Pregnancy and Smoking

Smoking during pregnancy is very unhealthy for the mother and the developing fetus. The addictive drug in cigarettes (nicotine), carbon monoxide, and many other poisons are inhaled from a cigarette and are carried through your bloodstream to your fetus. Cigarette smoke contains more than 2,500 chemicals. It is not known which of these chemicals are harmful to the developing fetus. However, both nicotine and carbon monoxide play a role in causing health problems in pregnancy.

Effects on the fetus of smoking during pregnancy:

  • Decrease in blood flow and oxygen to the uterus, placenta, and your fetus.

  • Increased heart rate of the fetus.

  • Slowing of your fetus's growth in the uterus (intrauterine growth retardation).

  • Placental problems. Placenta may partially cover or completely cover the opening to the cervix (placenta previa), or the placenta may partially or completely separate from the uterus (placental abruption).

  • Increase risk of pregnancy outside of the uterus (tubal pregnancy).

  • Premature rupture membranes, causing the sac that holds the fetus to break too early, resulting in premature birth and increased health risks to the newborn.

  • Increased risk of birth defects, including heart defects.

  • Increased risk of miscarriage.

Newborns born to women who smoke during pregnancy:

  • Are more likely to be born too early (prematurely).

  • Are more likely to be at a low birth weight.

  • Are at risk for serious health problems, chronic or lifelong disabilities (cerebral palsy, mental retardation, learning problems), and possibly even death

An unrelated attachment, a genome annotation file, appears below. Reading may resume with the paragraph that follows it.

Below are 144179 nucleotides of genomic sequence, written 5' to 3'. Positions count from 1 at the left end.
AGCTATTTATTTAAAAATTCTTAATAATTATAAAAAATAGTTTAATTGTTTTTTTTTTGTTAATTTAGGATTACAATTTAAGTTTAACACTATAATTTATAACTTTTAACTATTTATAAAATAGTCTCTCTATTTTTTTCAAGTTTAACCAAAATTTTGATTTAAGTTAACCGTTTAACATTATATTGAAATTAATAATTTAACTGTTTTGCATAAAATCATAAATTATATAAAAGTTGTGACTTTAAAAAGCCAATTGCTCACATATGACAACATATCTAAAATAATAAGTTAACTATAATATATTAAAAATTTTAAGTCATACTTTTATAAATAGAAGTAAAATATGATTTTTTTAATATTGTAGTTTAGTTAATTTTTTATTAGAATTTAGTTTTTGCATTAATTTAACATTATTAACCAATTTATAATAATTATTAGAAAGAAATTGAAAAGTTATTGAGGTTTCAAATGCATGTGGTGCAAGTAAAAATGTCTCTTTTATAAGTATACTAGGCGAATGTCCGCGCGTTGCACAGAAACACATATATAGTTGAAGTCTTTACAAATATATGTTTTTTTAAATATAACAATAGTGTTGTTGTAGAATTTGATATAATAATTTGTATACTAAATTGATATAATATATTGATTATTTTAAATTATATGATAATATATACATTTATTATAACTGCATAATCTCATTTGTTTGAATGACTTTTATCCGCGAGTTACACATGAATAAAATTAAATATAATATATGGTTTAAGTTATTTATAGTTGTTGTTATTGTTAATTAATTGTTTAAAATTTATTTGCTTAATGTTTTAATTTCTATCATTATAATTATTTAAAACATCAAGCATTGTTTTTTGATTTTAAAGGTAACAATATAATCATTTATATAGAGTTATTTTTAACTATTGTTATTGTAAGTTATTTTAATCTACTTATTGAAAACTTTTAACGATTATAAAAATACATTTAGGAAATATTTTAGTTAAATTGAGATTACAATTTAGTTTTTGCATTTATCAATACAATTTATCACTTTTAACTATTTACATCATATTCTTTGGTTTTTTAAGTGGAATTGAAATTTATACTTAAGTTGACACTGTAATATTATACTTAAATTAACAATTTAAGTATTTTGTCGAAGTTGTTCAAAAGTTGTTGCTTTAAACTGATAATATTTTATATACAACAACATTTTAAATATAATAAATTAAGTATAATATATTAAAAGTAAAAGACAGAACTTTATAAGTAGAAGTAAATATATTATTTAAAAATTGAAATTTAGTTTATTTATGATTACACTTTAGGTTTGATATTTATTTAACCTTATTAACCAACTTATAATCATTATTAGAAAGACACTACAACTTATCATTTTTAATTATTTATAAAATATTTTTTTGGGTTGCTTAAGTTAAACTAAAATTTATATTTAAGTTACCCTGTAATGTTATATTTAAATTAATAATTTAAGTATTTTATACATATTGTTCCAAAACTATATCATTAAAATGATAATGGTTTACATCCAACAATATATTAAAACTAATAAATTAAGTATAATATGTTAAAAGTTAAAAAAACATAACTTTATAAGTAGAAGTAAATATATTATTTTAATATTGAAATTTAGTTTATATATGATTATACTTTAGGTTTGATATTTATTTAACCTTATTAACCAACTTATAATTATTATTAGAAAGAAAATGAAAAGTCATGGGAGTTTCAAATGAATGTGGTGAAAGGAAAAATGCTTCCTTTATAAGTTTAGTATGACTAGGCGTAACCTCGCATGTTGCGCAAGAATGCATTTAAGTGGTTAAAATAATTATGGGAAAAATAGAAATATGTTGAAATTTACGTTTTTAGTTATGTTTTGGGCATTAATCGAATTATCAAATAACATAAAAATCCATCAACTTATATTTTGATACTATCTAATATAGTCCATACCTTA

• Are at risk of Sudden Infant Death Syndrome (SIDS).

  • Have higher rates of miscarriage and stillbirth.

  • Have more lung and breathing (respiratory) problems.

Long-term effects on a child's behavior:

Some of the following trends are seen with children of smoking mothers:

  • Increased risk for drug abuse, behavior, and conduct disorders.

  • Increased risk for smoking in adolescent girls.

  • Increased risk for negative behavior in 2-year-olds.

  • Increase risk for asthma, colic, and childhood obesity, which can lead to diabetes.

  • Increased risk for finger and toe disorders.

Resources to stop smoking during pregnancy:

  • Counseling.

  • Psychological treatment.

  • Acupuncture.

  • Family intervention.

  • Hypnosis.

  • Medicines that are safe to take during pregnancy. Nicotine supplements have not been studied enough. They should only be considered when all other methods fail.

  • Telephone QUIT lines.

Smoking and Breastfeeding:

  • Nicotine gets passed to the infant through a mother's breastmilk. This can cause nausea, colic, cramping, and diarrhea in the infant.

  • Smoking may reduce milk supply and interfere with the let-down response.

  • Even formula-fed infants of mothers who smoke have nicotine and cotinine (nicotine by-product) in their urine.

Other resources to help stop smoking:

  • American Cancer Society: www.cancer.org

  • American Heart Association: www.americanheart.org

  • National Cancer Institute: www.cancer.gov

  • Smoke Free Families: www.smokefreefamilies.org

  • Great Start (QUIT Line): 1-866-66 START